Thy Kingdom come!

Your kingdom come.” Matthew vi.10 NASB

In the Lord’s Prayer, Jesus made it amply clear that our prayers must reflect divine priorities instead of being dominated by our selfish agenda or even by our apparently legitimate needs. Prayer for the sanctification of God’s name, the arrival of God’s Kingdom and the fulfillment of God’s will on earth, therefore, are top priorities in the Lord’s Prayer. Prayer is not just a mechanism to get things from God; but a divinely appointed vehicle for the advancement of God’s purposes on the earth.  The wonder of God’s government that let’s mortals be active links in the whole process!
The “Kingdom of God” was not an entirely new concept to the Jewish people who listened to the teachings of Jesus Christ. For centuries, Jews looked forward to the arrival of a Messiah, a King in the line of David, who would restore Israel’s glorious Kingdom. The new order that they anticipated is described in glowing terms in the Prophets.
Despite their eager expectation, most Jews failed to recognize Yeshua as the Messiah. Jesus Christ came to His people without the fanfare and fireworks that mark the arrival of a long awaited King. His Kingdom wasn’t an earthly political entity; instead, it was heavenly and spiritual in nature. He offered no resistance to Roman occupying forces; nor did he incite his followers to rebel against any ruler.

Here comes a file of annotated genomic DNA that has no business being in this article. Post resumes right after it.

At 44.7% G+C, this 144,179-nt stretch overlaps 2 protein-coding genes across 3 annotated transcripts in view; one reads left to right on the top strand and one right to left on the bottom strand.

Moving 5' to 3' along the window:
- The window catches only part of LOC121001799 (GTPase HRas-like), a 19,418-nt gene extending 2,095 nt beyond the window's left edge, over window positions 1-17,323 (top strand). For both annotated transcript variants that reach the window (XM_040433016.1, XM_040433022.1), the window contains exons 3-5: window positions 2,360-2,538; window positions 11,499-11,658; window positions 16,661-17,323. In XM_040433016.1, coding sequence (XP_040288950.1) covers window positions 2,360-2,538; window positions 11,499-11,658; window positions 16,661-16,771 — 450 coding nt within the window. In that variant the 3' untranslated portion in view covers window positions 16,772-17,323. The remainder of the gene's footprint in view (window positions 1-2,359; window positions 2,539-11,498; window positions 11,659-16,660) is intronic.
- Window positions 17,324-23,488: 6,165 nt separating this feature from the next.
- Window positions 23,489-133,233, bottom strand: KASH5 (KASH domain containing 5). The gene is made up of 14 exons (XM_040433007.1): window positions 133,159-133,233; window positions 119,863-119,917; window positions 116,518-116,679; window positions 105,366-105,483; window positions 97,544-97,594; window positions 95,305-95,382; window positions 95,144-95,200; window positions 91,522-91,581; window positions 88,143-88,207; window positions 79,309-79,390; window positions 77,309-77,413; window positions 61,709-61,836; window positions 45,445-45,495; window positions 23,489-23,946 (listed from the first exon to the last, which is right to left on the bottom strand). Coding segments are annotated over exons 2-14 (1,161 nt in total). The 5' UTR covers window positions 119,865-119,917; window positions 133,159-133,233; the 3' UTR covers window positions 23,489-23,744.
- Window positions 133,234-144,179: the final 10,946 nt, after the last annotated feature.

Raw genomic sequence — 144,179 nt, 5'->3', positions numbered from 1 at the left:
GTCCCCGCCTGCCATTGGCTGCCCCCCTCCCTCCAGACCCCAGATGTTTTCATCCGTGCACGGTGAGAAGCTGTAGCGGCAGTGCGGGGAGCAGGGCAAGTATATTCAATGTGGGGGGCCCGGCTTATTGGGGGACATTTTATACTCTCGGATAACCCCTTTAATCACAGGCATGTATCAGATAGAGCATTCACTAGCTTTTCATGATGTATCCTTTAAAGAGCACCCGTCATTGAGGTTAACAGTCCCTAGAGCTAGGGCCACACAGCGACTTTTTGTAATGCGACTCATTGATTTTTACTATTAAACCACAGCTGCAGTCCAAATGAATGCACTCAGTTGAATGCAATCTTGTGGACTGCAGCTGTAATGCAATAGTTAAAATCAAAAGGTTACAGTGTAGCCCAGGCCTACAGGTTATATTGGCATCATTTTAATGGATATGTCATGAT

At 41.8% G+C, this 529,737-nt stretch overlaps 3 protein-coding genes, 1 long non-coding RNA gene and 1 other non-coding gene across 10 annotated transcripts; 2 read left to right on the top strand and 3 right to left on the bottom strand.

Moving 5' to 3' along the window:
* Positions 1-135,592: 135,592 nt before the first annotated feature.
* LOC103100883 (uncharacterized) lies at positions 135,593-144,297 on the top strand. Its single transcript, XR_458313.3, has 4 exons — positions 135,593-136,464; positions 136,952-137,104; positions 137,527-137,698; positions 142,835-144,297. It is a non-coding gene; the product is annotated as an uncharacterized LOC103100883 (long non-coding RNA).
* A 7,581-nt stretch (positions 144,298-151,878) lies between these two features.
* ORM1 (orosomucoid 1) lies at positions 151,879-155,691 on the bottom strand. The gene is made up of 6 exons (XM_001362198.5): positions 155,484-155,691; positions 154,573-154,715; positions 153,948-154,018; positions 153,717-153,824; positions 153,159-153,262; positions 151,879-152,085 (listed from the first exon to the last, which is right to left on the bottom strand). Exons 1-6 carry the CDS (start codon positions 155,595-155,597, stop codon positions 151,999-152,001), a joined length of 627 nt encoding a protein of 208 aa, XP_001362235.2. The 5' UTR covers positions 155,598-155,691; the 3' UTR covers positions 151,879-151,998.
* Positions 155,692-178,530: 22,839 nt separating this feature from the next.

John the Baptist and Jesus announced the imminent arrival of this heavenly Kingdom. “Repent, for the kingdom of heaven is at hand.” (Matthew iii.2) They did not say that the kingdom would arrive several centuries later. The urgency of their message was evident in their teachings and actions. The common English usage “till kingdoms come” does violence to the teaching of Jesus that the kingdom of God was at hand. Besides, the arrival of the Kingdom would be both a joyous occasion for the righteous and a terrible day of judgment for those who reject their Messiah. This was why the Jews were commanded to repent.
Following Jesus’ teaching, the disciples eagerly looked forward to the coming of God’s Kingdom and prayed for its arrival. Letters to the early church reveal how Christians of the first century prepared themselves for the arrival of the Day of the Lord. They hoped that the old order of worship, including sacrifices and the Temple – that which were already “obsolete and aging” – would soon “disappear.” (Hebrew viii.13)
Did God answer the apostles’ prayer? Or was the announced imminent arrival of the Kingdom a false alarm? Did such a Day arrive when the old order of worship was wiped out and judgment meted out to those who rejected the Messiah?